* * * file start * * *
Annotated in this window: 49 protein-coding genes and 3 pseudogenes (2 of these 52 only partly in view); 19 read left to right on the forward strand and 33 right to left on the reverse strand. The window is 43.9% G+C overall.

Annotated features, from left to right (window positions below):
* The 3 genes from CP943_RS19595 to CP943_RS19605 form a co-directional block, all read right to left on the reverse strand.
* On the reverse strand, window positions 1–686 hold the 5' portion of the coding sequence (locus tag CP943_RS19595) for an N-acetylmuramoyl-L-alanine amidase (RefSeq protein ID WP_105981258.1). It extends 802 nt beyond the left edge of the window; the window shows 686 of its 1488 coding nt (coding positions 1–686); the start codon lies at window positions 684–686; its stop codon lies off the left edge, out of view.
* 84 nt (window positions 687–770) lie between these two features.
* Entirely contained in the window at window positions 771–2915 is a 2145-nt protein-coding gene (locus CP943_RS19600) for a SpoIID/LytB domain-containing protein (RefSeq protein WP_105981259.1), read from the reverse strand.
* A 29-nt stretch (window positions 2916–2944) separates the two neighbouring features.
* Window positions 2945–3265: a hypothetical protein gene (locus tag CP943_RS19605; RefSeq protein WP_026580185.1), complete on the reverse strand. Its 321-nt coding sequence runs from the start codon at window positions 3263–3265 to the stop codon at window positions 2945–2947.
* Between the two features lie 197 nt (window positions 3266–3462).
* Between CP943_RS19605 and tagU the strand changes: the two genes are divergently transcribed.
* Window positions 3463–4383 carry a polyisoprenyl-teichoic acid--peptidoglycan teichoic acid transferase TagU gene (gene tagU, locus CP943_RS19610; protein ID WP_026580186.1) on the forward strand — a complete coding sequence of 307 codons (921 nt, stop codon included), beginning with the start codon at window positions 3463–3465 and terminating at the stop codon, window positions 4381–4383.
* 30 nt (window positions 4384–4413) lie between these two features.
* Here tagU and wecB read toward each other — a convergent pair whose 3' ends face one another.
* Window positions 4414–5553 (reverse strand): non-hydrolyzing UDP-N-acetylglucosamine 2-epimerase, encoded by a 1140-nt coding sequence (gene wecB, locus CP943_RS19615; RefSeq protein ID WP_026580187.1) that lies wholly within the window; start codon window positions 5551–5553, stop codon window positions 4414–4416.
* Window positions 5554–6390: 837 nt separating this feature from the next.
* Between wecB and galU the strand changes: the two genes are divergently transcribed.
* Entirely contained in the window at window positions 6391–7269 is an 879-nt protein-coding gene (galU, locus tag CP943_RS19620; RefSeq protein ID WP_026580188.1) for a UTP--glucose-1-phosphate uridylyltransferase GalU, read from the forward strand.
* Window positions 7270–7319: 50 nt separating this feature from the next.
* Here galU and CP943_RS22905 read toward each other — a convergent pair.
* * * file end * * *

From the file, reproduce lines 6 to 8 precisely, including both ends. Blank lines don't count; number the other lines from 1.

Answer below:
* Entirely contained in the window at window positions 771–2915 is a 2145-nt protein-coding gene (locus CP943_RS19600) for a SpoIID/LytB domain-containing protein (RefSeq protein WP_105981259.1), read from the reverse strand.
* A 29-nt stretch (window positions 2916–2944) separates the two neighbouring features.
* Window positions 2945–3265: a hypothetical protein gene (locus tag CP943_RS19605; RefSeq protein WP_026580185.1), complete on the reverse strand. Its 321-nt coding sequence runs from the start codon at window positions 3263–3265 to the stop codon at window positions 2945–2947.